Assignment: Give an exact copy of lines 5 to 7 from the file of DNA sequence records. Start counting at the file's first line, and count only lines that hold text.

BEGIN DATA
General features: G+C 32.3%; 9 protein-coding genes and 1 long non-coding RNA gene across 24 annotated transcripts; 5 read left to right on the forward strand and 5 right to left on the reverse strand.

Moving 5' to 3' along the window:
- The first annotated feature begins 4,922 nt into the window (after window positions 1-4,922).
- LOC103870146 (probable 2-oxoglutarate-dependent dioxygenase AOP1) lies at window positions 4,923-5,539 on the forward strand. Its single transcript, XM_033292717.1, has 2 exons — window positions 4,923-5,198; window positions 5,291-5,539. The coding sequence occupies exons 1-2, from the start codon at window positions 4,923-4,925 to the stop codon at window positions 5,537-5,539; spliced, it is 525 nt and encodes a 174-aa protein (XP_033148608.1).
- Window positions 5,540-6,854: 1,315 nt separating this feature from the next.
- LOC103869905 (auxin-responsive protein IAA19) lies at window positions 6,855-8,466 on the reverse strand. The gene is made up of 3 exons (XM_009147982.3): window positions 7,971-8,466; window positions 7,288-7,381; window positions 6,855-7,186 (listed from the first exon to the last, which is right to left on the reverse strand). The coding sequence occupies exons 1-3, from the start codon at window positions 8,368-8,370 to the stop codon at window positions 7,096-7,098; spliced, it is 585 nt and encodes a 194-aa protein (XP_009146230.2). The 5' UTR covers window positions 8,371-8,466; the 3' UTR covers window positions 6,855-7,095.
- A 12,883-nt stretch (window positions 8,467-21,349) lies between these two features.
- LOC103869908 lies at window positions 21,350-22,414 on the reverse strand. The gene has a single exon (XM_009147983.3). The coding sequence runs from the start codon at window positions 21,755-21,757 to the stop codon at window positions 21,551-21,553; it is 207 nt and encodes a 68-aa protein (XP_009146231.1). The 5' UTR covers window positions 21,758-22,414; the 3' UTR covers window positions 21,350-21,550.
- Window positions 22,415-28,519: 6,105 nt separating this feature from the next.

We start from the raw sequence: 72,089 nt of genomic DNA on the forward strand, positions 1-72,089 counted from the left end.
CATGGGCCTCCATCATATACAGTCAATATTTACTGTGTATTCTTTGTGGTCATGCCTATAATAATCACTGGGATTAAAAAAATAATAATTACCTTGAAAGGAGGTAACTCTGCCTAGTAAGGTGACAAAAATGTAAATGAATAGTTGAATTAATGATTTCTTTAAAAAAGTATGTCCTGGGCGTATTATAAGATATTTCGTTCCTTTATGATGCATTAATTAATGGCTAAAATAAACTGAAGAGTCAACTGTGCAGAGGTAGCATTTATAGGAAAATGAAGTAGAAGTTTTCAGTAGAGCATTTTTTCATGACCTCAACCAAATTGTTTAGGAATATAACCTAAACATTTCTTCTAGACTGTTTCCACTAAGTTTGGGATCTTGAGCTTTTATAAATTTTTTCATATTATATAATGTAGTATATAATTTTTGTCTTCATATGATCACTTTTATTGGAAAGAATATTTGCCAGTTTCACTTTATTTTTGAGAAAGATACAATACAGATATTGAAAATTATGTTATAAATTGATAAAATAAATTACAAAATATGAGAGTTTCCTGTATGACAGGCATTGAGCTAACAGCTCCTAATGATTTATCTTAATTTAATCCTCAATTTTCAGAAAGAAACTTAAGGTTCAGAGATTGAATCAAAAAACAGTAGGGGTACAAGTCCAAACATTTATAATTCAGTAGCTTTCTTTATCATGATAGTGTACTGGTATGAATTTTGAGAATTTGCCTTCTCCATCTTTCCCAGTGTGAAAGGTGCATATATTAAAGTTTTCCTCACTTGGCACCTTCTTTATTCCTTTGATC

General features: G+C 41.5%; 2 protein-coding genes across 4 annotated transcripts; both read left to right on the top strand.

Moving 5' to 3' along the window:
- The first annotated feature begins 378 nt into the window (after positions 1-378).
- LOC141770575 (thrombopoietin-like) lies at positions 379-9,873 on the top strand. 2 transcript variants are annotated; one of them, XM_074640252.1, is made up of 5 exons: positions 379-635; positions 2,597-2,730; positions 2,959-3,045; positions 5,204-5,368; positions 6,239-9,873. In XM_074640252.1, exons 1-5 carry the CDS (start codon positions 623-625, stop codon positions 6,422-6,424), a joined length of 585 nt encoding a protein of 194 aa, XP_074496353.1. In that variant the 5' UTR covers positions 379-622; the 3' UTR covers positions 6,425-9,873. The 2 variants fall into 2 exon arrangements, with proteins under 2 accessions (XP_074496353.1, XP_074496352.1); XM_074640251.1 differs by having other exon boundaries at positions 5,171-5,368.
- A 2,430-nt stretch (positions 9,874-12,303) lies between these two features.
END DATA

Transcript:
- Window positions 5,540-6,854: 1,315 nt separating this feature from the next.
- LOC103869905 (auxin-responsive protein IAA19) lies at window positions 6,855-8,466 on the reverse strand. The gene is made up of 3 exons (XM_009147982.3): window positions 7,971-8,466; window positions 7,288-7,381; window positions 6,855-7,186 (listed from the first exon to the last, which is right to left on the reverse strand). The coding sequence occupies exons 1-3, from the start codon at window positions 8,368-8,370 to the stop codon at window positions 7,096-7,098; spliced, it is 585 nt and encodes a 194-aa protein (XP_009146230.2). The 5' UTR covers window positions 8,371-8,466; the 3' UTR covers window positions 6,855-7,095.
- A 12,883-nt stretch (window positions 8,467-21,349) lies between these two features.